There are certain divisions in the American electorate that we keep coming back to to explain why people think and vote the way they do. Age, gender, race, education – you know the drill. But other, harder-to-spot departments can be just as important, if not more so. These hidden departments are not about important statistics or affiliations. They are about how people see the world.
Take the issue of abortion. It’s been in the headlines ever since a leaked Supreme Court ruling suggested that five judges were willing to hear Roe v. to overthrow Wade, giving states the power to ban abortion for the first time in about 50 years. Much speculation has focused on how such a judgment comes about would affect female votersespecially if it could push more women to vote for the Democrats in this year’s midterm elections.
But this framework is not the only way to look at the problem. Even if abortion is common presented as a women’s issueit is not a subject of strong disagreement between men and women. As you delve into the polls and research, it becomes clear that the divide is less about people’s individual gender and more about the way they are think about gender. People who believe in traditional gender roles—and perceive that these roles are increasingly being blurred to the detriment of men—are much more likely to oppose abortion than people who don’t hold these beliefs.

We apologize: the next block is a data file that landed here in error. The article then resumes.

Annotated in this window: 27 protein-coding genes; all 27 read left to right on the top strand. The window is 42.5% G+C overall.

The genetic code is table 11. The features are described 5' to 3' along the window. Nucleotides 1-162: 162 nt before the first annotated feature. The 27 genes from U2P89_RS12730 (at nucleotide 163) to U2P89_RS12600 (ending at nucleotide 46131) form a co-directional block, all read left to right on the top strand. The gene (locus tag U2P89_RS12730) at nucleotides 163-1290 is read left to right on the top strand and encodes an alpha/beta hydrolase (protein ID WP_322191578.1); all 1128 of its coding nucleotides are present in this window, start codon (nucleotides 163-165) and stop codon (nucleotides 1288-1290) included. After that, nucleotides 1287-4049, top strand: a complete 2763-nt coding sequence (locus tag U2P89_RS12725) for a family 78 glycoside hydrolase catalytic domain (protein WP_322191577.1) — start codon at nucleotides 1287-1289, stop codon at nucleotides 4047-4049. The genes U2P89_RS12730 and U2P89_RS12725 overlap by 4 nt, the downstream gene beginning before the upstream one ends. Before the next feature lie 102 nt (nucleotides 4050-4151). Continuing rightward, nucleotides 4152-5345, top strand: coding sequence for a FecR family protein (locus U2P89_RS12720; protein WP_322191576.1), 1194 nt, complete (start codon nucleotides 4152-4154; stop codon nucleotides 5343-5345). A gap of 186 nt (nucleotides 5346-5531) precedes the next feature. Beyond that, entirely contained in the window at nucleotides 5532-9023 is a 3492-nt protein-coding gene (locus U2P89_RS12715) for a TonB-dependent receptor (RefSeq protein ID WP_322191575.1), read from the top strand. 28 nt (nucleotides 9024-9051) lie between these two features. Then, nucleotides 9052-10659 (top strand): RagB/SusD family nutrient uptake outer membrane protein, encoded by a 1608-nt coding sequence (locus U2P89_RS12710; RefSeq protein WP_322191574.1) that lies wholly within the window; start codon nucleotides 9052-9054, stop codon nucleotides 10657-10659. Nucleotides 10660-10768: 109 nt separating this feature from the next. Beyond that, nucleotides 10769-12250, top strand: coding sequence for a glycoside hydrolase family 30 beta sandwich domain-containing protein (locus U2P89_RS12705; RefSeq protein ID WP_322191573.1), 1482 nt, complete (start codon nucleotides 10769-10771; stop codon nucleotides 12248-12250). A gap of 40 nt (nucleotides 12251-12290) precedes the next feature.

The dividing lines of the abortion debate are not just about the morality of abortion. It’s also about ideas of power. Who has it? Who does not? And who should? And the impact of these beliefs isn’t limited to abortion — it affects other culture struggles as well, particularly whether men are discriminated against.
Whenever abortion is in the news, a lot of discussion inevitably ensues how women will react. Losing access to safe, legal abortions will result in more women becoming pregnant. The problem itself is often framed in relation to women’s rights and autonomy. The problem is that not all women feel this way about abortion. According to a recent survey by the Pew Research CenterMen and women in the US have very similar views on the legality of abortion.